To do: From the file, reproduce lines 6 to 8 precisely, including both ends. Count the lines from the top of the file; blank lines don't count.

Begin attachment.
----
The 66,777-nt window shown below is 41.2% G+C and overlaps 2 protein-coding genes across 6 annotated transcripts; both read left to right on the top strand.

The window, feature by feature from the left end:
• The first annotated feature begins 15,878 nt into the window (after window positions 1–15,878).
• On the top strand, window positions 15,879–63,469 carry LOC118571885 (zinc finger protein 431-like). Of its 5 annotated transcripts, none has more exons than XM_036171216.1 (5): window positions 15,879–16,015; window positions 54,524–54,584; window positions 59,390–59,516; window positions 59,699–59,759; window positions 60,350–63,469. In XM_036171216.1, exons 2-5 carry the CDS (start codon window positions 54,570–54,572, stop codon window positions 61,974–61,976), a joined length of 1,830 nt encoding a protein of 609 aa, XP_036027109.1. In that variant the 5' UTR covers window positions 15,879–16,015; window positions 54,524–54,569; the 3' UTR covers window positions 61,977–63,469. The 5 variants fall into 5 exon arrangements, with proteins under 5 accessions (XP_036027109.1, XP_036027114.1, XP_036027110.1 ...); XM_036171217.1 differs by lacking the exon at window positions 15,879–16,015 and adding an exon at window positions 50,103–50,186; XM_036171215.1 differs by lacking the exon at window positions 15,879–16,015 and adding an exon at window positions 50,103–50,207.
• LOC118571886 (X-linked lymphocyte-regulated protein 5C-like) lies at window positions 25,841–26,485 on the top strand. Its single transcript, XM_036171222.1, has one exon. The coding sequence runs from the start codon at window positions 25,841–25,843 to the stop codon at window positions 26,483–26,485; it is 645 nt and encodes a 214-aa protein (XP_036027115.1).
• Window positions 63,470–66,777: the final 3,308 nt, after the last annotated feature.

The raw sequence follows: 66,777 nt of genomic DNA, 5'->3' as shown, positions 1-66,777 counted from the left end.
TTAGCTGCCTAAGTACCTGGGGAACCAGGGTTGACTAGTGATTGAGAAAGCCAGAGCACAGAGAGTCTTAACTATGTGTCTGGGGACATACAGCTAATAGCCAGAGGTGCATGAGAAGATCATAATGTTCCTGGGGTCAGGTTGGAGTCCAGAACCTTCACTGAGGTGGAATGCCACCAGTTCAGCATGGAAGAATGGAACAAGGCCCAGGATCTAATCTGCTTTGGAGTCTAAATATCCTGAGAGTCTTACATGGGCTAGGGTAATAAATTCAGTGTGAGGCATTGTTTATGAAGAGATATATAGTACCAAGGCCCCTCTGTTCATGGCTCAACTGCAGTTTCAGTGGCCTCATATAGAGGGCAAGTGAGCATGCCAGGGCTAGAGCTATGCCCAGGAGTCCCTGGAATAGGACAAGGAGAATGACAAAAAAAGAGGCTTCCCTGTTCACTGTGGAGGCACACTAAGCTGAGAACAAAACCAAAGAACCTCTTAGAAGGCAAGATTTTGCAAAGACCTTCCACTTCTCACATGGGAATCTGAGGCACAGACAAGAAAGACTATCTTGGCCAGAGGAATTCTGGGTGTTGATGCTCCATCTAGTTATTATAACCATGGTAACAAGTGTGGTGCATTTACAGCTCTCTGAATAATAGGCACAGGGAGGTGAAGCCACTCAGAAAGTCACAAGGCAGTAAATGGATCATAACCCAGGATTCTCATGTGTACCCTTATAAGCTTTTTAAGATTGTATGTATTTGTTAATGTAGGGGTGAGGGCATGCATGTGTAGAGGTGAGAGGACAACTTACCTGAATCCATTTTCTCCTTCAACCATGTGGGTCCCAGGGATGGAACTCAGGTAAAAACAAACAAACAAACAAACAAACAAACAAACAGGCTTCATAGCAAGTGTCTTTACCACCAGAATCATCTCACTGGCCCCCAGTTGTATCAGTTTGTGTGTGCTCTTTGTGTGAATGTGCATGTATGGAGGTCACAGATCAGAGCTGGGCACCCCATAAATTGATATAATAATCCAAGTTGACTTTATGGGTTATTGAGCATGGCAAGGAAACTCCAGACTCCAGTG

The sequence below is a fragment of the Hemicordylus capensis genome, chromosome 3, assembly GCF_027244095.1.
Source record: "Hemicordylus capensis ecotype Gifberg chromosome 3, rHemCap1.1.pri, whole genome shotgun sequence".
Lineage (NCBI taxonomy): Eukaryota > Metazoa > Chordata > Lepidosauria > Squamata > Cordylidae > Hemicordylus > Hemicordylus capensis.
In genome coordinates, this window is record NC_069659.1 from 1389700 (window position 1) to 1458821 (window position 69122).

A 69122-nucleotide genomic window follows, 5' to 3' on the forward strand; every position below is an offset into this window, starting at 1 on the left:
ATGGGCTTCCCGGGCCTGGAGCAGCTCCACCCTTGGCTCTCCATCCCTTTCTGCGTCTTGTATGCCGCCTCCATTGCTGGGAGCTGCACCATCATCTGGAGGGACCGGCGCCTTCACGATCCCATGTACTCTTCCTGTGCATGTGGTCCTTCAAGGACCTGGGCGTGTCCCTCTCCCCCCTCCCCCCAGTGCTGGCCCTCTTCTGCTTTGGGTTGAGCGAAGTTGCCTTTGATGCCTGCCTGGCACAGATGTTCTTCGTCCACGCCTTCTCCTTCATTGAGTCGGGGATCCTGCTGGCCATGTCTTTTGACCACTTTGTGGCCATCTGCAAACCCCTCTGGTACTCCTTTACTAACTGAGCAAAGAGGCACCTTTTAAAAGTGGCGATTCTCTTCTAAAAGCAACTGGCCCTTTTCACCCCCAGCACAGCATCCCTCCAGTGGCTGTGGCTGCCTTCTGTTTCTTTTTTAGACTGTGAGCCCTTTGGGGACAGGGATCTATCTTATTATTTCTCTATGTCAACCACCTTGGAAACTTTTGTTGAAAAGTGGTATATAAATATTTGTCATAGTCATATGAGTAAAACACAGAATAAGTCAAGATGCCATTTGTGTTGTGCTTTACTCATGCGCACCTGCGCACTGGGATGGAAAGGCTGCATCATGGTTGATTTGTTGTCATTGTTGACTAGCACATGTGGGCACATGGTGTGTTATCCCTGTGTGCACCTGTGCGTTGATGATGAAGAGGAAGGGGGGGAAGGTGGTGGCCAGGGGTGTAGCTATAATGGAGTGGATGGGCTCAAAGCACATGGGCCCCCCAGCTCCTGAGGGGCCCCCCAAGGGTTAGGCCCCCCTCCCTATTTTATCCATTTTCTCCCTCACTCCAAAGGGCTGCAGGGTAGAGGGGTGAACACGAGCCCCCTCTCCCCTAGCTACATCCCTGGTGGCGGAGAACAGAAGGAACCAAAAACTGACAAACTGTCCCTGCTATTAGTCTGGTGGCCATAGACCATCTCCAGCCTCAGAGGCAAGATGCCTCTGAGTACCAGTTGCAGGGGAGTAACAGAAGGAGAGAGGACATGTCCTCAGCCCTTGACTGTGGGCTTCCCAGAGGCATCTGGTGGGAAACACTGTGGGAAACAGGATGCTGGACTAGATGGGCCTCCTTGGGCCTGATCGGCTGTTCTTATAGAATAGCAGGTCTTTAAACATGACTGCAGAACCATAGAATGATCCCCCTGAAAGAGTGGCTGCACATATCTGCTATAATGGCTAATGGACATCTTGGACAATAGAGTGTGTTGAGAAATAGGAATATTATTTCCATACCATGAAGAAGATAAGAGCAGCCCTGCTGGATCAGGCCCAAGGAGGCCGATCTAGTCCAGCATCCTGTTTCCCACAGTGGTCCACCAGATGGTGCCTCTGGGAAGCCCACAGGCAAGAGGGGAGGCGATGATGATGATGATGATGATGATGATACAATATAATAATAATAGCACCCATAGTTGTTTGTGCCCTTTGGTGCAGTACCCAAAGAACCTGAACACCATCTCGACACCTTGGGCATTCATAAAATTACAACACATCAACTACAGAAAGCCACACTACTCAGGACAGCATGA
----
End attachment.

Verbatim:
• Window positions 63,470–66,777: the final 3,308 nt, after the last annotated feature.

The raw sequence follows: 66,777 nt of genomic DNA, 5'->3' as shown, positions 1-66,777 counted from the left end.
TTAGCTGCCTAAGTACCTGGGGAACCAGGGTTGACTAGTGATTGAGAAAGCCAGAGCACAGAGAGTCTTAACTATGTGTCTGGGGACATACAGCTAATAGCCAGAGGTGCATGAGAAGATCATAATGTTCCTGGGGTCAGGTTGGAGTCCAGAACCTTCACTGAGGTGGAATGCCACCAGTTCAGCATGGAAGAATGGAACAAGGCCCAGGATCTAATCTGCTTTGGAGTCTAAATATCCTGAGAGTCTTACATGGGCTAGGGTAATAAATTCAGTGTGAGGCATTGTTTATGAAGAGATATATAGTACCAAGGCCCCTCTGTTCATGGCTCAACTGCAGTTTCAGTGGCCTCATATAGAGGGCAAGTGAGCATGCCAGGGCTAGAGCTATGCCCAGGAGTCCCTGGAATAGGACAAGGAGAATGACAAAAAAAGAGGCTTCCCTGTTCACTGTGGAGGCACACTAAGCTGAGAACAAAACCAAAGAACCTCTTAGAAGGCAAGATTTTGCAAAGACCTTCCACTTCTCACATGGGAATCTGAGGCACAGACAAGAAAGACTATCTTGGCCAGAGGAATTCTGGGTGTTGATGCTCCATCTAGTTATTATAACCATGGTAACAAGTGTGGTGCATTTACAGCTCTCTGAATAATAGGCACAGGGAGGTGAAGCCACTCAGAAAGTCACAAGGCAGTAAATGGATCATAACCCAGGATTCTCATGTGTACCCTTATAAGCTTTTTAAGATTGTATGTATTTGTTAATGTAGGGGTGAGGGCATGCATGTGTAGAGGTGAGAGGACAACTTACCTGAATCCATTTTCTCCTTCAACCATGTGGGTCCCAGGGATGGAACTCAGGTAAAAACAAACAAACAAACAAACAAACAAACAAACAGGCTTCATAGCAAGTGTCTTTACCACCAGAATCATCTCACTGGCCCCCAGTTGTATCAGTTTGTGTGTGCTCTTTGTGTGAATGTGCATGTATGGAGGTCACAGATCAGAGCTGGGCACCCCATAAATTGATATAATAATCCAAGTTGACTTTATGGGTTATTGAGCATGGCAAGGAAACTCCAGACTCCAGTG